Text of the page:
In this issue we honor two towering figures of Balkan music: Bulgarian accordionist Ibro Lolov and Macedonian singer Usnija Redžepova.
Ibro Lolov, one of Bulgaria’s great accordionists and Rom musicians, died in Sofia on September 14, 2015, at the age of 83.
“He was one of the pioneer accordionists who developed the style and technique of Bulgarian accordion in the 1950s along with Boris Karlov, Kosta Kolev, Ivan Šibilev and others,” says Yves Moreau. “Like Karlov, he enjoyed much popularity in neighboring Serbia and Macedonia. He also composed quite a few Bulgarian horo tunes and Roma kjucheks and accompanied many folk singers.”
Lolov was born on April 20, 1932 in Sofia, Bulgaria. He was a Rom from the Yerli group, according to Carol Silverman.
Carol was also able to contribute the following tidbits drawn from Bulgarian Wikipedia: Lolov started playing the accordion at age 11 and his first performances were in Sofia bars. His father, Lolo Najdenov, played clarinet in Korenyaškata Grupa. In 1953 Ibro Lolov made his first recordings at Radio Sofia. He maintained an active touring as well as recording schedule. He played with many popular singers such as Atanaska Todorova, Boris Mašalov, Mita Stojčeva, Kostadin Gugov and instrumentalists Petko Radev, Mladen Malakov and Didi Kušleva. He won many prizes and competitions, such as Laureate in the 1983 World Accordion Festival in France. He played Serbian, Greek and Romanian music as well as Bulgarian and Romani. His Shope style was characterized by staccato playing.
A few YouTube links of Ibro Lolov’s playing (you can find many more if you search):
Dobrudžansko H̱oro (with slow intro)
Thanks to Yves Moreau and Carol Silverman for their help in preparing this article.
“Early this morning in Belgrade, well-known Romani singer and stage actress Usnija Redžepova succumbed to the lung cancer she'd been battling for the last three years,” Alex Marković posted to the EEFC listserv on October 1, 2015.
Usnija Redžepova was born on February 4, 1946, in Skopje, Macedonia, of Romani and Turkish parents who were very poor.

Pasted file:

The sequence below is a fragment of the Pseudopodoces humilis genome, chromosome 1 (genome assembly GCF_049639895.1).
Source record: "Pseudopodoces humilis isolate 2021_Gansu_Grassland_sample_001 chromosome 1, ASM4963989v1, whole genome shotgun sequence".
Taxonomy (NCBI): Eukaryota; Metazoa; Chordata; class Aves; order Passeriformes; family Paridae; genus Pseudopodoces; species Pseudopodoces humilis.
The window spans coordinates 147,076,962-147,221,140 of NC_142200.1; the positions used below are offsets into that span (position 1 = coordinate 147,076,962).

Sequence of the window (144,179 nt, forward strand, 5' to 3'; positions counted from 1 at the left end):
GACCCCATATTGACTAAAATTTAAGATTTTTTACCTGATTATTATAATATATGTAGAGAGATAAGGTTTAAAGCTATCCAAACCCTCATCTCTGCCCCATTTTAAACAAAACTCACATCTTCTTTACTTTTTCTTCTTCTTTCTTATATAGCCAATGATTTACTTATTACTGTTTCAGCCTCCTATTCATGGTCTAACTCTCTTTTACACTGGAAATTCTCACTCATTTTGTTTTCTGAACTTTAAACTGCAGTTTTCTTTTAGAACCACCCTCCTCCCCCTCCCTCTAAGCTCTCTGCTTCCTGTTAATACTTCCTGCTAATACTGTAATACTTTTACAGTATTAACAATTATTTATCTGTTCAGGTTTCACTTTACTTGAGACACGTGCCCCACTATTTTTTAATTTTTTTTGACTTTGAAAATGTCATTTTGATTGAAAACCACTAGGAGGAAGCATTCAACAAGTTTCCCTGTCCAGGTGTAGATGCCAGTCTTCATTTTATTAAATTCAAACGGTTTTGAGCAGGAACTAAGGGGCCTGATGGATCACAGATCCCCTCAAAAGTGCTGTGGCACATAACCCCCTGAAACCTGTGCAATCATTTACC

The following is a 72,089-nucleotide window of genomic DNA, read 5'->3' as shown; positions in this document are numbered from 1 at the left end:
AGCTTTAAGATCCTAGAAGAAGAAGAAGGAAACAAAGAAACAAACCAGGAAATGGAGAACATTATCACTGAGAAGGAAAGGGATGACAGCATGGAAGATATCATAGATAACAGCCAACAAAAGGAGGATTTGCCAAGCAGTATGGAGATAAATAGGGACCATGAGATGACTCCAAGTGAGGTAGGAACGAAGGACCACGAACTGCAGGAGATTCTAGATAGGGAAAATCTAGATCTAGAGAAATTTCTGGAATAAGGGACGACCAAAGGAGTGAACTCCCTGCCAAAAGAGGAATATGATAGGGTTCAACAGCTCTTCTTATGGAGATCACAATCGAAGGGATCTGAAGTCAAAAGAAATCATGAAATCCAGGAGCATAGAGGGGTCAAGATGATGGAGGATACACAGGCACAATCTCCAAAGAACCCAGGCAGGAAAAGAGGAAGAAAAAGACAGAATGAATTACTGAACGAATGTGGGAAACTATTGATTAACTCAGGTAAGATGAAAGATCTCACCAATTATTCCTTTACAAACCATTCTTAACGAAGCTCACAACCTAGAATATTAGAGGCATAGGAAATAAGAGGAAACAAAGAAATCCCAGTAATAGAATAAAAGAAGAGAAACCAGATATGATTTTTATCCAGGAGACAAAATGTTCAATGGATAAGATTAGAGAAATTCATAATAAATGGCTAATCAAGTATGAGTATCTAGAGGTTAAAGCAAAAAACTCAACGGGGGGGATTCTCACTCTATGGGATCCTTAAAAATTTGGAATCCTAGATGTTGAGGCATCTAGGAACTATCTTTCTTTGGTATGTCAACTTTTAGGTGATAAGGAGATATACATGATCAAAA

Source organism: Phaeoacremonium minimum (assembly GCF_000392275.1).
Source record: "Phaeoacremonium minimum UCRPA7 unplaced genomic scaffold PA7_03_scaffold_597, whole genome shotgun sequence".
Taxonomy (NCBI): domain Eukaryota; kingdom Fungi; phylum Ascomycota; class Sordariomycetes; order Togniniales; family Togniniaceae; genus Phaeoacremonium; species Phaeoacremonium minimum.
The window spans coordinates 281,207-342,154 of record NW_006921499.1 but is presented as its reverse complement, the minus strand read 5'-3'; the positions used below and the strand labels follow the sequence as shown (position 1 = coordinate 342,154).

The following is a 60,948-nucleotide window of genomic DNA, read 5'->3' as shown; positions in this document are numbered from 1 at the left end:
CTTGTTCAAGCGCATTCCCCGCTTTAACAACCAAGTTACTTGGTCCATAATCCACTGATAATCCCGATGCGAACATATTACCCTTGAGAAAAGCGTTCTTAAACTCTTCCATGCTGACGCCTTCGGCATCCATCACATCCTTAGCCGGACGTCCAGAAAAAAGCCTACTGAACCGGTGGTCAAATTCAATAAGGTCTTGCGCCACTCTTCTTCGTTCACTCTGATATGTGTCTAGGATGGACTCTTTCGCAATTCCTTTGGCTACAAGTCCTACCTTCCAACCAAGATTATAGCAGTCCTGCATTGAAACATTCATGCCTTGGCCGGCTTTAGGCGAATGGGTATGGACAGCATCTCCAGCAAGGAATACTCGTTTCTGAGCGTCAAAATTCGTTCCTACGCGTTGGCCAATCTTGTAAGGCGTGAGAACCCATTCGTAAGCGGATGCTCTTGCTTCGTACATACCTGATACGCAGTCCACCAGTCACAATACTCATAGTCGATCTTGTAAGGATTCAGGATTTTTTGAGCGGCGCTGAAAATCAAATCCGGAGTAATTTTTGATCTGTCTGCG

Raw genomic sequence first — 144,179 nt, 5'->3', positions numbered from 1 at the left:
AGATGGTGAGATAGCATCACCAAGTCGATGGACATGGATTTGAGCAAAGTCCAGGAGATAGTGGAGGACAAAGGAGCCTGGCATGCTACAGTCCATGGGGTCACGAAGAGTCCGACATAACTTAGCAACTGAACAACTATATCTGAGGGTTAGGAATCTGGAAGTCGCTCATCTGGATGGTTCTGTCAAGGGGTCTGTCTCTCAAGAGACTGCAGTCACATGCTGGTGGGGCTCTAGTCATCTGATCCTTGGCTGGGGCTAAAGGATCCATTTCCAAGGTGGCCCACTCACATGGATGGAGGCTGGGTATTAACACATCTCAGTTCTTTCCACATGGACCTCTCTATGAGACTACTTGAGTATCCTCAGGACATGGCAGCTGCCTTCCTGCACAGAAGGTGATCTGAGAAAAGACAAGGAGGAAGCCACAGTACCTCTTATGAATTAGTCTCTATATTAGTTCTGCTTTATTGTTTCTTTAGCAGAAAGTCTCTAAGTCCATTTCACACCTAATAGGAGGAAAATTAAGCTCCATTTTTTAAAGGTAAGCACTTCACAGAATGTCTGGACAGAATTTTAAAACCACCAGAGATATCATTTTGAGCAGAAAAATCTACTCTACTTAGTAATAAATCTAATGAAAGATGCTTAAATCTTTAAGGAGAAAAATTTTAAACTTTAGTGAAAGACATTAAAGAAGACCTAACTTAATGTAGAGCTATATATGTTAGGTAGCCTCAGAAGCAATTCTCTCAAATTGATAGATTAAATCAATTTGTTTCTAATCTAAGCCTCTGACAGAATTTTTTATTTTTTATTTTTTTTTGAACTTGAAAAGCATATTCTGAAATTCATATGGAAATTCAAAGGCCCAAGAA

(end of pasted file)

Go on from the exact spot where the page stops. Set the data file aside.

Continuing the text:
At around age 17, she excelled in a Radio Skopje pop singing contest and radio officials tried to convince her strict father to let her become a professional singer, which was not considered a suitable path for a Romani girl at the time. He prevailed and she continued with her schooling, but after completing her secondary studies, she began singing in cafes and then joined the Nasko Džorlev ensemble and toured Yugoslavia for five years.
In 1966 she released her first recordings on the Jugoton label. For her early recordings, the studio assigned her the stage name Usnija Jašarova to avoid confusion with Esma Redžepova; the two were not related but were friends and later recorded an album together (Songs of a Macedonian Gypsy, ca. 1975). Over the following decades, Usnija Redžepova released many singles and nine albums, mainly of folk songs from Southern Serbia and Macedonia, sung in Serbian, Macedonian, Romani and Turkish.
“Together with Esma, Usnija was one of the first Romani women to make it on the national music scene in socialist Yugoslavia, and to popularize songs in the Romani language, among other things,” Alex says. “She was also famous for dancing while performing on stage, with that wonderfully subtle Romani dance aesthetic typical of the communities in southern Serbia and Macedonia. She was best known (interestingly) for popularizing music from southern Serbia and particularly Vranje, often performing with the best-known brass bands of the area. She sang both folk songs and composed songs.”
In 1973 Usnija Redžepova was asked to star in a stage play, Žarko Jovanović’s new adaptation of Koštana, a popular drama by Bora Stanković about the Romani singer and dancer Malika Eminović Koštana of Vranje. She joined the National Theatre in Belgrade and stayed there until 1999, while continuing to record music and perform music at home and abroad. She also appeared in two films and a 1980 TV adaptation of Koštana.
“She was a beautiful performer and had a very specific vocal quality and style of singing, by turns sweet and raw, exuberant, edgy,” Alex says. “ In the 1980s she recorded many of her famous songs, and was featured quite regularly on television in music videos and for live performances during shows.”
Here are some videos that Alex collected:
Aber kruži (The Word Is Going Around): accompanied by the Bakija Bakić brass band from Vranje
Kazuj, krčmo, džerimo (Tell Me, Tavern): a song closely associated with Vranje today [note the almost comical backup dancers performing a stylized folk form, in comparison with Usnija's more reserved Romani style dancing! Ah, the 1980s....]
Keremejle: one of the few songs in Ottoman Turkish still remembered in Vranje, here performed to the accompaniment of the Bakija Bakić brass band
Thanks to Alex Marković, Wikipedia and the Internet Movie Database for the information in this article.